Google is expanding its paid carpool service throughout California, building on an effort to get more traffic-weary drivers to share their rides to work — and to collect data that could be useful for future transportation services.
The Wednesday move by Google's Waze unit, best known for its navigation and traffic monitoring app, extends the year-old carpooling service outside its initial markets of northern California and Israel. Waze will now be pairing up drivers and passengers across a wider expanse that includes heavily congested highways in Los Angeles and other parts of southern California.
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HOW IT WORKS
Waze connects drivers and riders with similar commutes based on their home and work addresses. Riders request carpool rides in advance, but aren't guaranteed matches. Drivers can only pick up one rider; they also get to review the profiles of potential riders in advance and to select the ones they prefer. Riders can only request two rides a day.
The service is primarily focused on rush-hour commutes, when the odds of successfully matching drivers and riders are highest. Waze said tens of thousands of drivers and passengers have registered for carpooling in northern California. It won't begin booking carpooling requests outside northern California until June 6 to give interested drivers and riders a chance to sign up for the program.
Since signing up for Waze's carpooling service in February, Lesley Watson says she gets paid $3.50 to $5.50 every time she gives someone a ride on her morning commute from her home in Oakland to her job at an advertising agency in San Francisco. Sometimes, she also picks up a passenger on her evening commute home, although she usually drives solo on her return trip.
"It has helped me offset my commute costs for gas, tolls and parking," Watson, 28, says. It also has given her a chance to make new friends among the five or six people she regularly picks up through the Waze app.
WAZE VS. UBER
Although the expansion could pose a threat to Uber and Lyft, most people who use ride-hailing services don't rely on them to get to work, according to survey data. Instead, most people use Uber and Lyft for recreational or social reasons, particularly between 10 p.m. and 4 a.m. when public transit shuts down in many places.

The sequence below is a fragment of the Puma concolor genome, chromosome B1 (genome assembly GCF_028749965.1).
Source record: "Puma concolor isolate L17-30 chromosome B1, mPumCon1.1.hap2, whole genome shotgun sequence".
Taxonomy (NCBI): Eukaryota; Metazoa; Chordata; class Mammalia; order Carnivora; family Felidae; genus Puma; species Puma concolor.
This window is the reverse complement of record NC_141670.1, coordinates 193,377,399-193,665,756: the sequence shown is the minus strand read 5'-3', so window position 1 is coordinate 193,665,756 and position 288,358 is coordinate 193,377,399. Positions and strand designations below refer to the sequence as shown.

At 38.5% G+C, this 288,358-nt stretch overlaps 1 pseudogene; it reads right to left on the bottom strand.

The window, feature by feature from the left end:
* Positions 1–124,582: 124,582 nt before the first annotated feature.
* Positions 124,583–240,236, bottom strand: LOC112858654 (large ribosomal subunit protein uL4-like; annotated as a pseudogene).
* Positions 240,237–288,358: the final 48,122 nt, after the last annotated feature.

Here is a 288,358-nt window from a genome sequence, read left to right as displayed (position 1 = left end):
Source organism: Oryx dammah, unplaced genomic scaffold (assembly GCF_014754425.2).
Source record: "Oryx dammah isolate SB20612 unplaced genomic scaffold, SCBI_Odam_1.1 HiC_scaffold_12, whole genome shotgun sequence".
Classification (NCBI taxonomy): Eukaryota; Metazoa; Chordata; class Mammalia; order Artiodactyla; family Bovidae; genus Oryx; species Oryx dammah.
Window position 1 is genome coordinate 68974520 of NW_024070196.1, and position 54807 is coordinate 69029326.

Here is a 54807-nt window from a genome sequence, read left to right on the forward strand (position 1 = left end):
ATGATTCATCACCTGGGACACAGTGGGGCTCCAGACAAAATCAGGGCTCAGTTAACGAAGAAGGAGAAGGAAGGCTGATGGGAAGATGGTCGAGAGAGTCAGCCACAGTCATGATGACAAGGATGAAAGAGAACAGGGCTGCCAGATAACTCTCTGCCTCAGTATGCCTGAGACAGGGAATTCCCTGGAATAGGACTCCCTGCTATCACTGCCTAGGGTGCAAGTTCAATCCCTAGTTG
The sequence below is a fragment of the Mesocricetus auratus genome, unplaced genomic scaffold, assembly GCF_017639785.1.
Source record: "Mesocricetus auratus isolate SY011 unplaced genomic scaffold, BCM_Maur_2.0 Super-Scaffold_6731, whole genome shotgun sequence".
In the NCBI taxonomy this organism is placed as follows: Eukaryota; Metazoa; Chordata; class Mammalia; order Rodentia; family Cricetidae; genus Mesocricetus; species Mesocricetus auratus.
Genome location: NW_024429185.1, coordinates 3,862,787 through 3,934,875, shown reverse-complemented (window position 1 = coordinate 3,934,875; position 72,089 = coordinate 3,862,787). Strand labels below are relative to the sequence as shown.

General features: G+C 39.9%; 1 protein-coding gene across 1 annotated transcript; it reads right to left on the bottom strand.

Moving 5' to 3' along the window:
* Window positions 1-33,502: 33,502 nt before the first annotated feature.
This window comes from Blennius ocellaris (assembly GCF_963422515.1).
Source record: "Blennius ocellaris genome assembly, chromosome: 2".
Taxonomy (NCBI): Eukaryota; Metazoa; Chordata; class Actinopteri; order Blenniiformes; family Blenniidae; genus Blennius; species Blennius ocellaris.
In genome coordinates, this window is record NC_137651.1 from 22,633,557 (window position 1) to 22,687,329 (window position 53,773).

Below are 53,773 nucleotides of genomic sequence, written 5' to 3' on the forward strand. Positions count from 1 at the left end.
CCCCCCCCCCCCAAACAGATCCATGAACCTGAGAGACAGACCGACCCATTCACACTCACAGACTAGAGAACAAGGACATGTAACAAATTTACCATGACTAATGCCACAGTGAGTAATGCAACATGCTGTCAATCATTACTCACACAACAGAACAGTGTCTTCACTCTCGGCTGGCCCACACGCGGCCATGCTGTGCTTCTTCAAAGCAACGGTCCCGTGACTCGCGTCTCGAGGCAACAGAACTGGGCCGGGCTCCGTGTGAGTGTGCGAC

That's according to a survey of 4,500 people conducted last year by the Shared-Use Mobility Center, a group that focuses on public transit and ways to reduce the number of cars on the road. Only 21 percent of the respondents summoned a raid-hailing service to commute to work, and then did so sporadically, the study found.
Cost could easily be a factor. For instance, commuting to downtown San Francisco from the suburb of Lafayette via Uber could cost between $30 and $40 each way using the service's own carpool option, according to Uber's fare estimator . On Waze, that 22-mile (35-kilometer) ride would cost no more than $12.42.
WHAT GOOGLE GETS
Unlike ride-hailing services, Waze's carpooling service isn't designed to provide drivers with a major source of income. It tries to calculate a price that's most likely to encourage two people to carpool instead of driving separately. At most, drivers are paid 54 cents per mile — the rate that Internal Revenue Service allows to account for gasoline, insurance and maintenance for a vehicle used on business.
"We want the ride to be affordable enough for riders so they use it frequently and we want drivers to be rewarded for taking a detour to fill an extra seat," said Josh Fried, head of business development for the carpooling service.
The service also doesn't make much money for Google, which derives most of its income from digital advertising. But the company will be amassing data on commuters and their travel habits. That could be useful to Google for a variety of purposes, including targeted advertising and planning potential future transport services, including any involving the self-driving cars one of its spinoffs, Waymo, is currently testing.
CARPOOLING AS BUSINESS
While carpooling has been around for decades, it's never been particularly popular. "People don't want to get tied to something that requires them to ride with the same people and be in a certain place at a certain time," said Sharon Feigon, executive director for the Shared-Use Mobility Center.
Using technology to match drivers and passengers on days they want to participate in a carpool offers more flexibility that may get more people to try it out, and discover they like it, Feigon said.
But it's not an easy business. Lyft ended its carpool service nine months ago, citing a shortage of drivers willing to meet the demand. It's currently experimenting with another commute-hour option called Shuttle that makes designated stops on routes in two test markets — San Francisco and Chicago.
The expansion makes it more likely that Waze will offer carpooling in other urban regions, although Fried declined to comment on that possibility. So far, the only other market that Waze has confirmed is Brazil, where the carpooling service will begin operating later this year.